“That is fortunate, for I can now make ridiculous mistakes without fear of ridicule. This is the theory of race as I conceive it. Temperament is the basis or substratum of character and the character built on anything other than temperament is an edifice rooted in the sea-waves which in a moment will foam away into nothing or tumble grovelling under the feet of fresh conquerors. Indeed it will8 be more apt to call temperament the root of character, and the character itself the growing or perfect tree with its hundred branches and myriads of leaves. And temperament is largely due to race, or, in another phrasing, varies with the blood, and if the blood is quick and fiery the temperament is subtle and sensitive and responds as promptly to social influences and personal culture as a flower to sunlight and rain, and shoots up into multitudinous leaves and branches, but if the blood is slow and lukewarm, the temperament is dull and phlegmatic and will not answer to the most earnest wooing, but grows up stunted and withered in aspect and bald of foliage and miserly of branches and altogether unbeautiful. On the blood depends the sensitiveness of the nerves to impressions and the quick action of the brains and the heat of the passions, and all that goes to the composition of a character, which if they are absent, leave only the heavy sediment and dregs of human individuality. Hence the wide gulf between the Celt and the Saxon.”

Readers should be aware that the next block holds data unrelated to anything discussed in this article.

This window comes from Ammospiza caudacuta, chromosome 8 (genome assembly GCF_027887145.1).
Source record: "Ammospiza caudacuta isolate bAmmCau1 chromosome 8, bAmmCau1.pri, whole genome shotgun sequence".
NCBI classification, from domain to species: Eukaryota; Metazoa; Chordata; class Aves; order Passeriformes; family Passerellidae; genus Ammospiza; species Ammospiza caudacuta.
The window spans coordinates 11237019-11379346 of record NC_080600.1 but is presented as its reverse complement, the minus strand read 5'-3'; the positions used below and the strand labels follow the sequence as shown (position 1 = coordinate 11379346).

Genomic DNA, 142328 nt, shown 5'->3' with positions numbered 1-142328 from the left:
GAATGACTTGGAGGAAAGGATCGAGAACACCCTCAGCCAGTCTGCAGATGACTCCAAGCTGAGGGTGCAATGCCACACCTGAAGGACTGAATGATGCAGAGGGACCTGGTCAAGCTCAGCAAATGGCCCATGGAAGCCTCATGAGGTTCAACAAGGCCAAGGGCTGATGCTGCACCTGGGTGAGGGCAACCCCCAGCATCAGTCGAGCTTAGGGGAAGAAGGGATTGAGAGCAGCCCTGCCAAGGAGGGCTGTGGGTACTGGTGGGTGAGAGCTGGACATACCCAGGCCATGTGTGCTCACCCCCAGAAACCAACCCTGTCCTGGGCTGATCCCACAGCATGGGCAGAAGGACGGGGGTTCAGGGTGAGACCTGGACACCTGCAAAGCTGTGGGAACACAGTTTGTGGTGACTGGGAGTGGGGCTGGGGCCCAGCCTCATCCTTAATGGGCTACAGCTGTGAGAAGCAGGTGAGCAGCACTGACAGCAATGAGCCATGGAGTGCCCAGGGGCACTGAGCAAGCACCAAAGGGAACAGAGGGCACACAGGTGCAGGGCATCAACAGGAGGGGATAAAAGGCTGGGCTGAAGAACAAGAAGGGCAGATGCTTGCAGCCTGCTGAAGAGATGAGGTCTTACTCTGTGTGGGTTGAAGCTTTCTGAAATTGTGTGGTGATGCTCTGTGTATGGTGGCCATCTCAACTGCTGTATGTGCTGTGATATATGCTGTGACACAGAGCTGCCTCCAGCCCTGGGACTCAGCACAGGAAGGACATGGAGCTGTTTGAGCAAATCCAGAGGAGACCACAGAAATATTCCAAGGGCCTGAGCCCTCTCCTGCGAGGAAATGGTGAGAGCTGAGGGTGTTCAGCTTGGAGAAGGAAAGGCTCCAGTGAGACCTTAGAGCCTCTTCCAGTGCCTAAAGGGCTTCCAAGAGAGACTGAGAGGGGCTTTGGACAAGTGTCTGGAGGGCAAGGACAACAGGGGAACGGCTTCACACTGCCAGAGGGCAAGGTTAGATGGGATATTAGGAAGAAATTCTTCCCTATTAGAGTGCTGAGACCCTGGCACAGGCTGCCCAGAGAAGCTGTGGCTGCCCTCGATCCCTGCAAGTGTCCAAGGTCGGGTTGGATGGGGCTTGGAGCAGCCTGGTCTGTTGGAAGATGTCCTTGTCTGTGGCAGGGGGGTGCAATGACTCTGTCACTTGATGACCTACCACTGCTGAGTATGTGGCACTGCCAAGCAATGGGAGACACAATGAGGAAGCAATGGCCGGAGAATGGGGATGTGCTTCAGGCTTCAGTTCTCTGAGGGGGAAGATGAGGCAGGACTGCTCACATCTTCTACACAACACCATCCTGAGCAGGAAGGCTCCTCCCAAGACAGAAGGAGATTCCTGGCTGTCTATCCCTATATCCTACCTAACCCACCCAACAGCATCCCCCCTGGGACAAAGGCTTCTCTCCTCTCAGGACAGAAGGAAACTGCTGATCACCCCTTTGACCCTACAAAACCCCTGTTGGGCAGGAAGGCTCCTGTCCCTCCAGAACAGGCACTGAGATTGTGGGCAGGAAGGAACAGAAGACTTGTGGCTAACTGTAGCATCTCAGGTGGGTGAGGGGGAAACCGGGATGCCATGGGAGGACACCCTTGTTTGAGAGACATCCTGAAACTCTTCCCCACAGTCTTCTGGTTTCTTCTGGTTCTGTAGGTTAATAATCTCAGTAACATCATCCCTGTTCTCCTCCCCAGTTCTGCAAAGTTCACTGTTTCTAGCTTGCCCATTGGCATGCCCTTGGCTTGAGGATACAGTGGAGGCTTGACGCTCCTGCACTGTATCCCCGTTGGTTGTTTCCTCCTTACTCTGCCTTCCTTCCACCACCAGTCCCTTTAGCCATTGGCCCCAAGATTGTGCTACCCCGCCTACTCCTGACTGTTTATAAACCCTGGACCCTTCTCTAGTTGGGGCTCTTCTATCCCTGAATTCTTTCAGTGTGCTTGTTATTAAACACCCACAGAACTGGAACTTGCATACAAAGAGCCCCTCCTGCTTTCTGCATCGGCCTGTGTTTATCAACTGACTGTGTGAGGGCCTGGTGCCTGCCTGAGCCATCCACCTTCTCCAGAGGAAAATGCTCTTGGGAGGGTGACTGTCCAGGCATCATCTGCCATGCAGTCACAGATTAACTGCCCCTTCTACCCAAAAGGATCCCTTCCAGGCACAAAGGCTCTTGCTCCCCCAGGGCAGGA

“You are the dupe of your own metaphors, Keshav,” said Broome, “the quick nature is the mushroom, but the slow is the gradual and majestic oak.”

“If the Athenians were mushrooms and the lowland Scotch are oaks, the mushroom is preferable. To be slow and solid is the pride of the Saxon and the ox, but to be quick and songful and gracile is the pride of the Celt and the bird. There is no virtue in inertia, but only absence of virtue, for without growth there is no development and the essence of growth and the imperative need of the spirit is movement, which, if you lose, you lose all that separates the human from the brute.”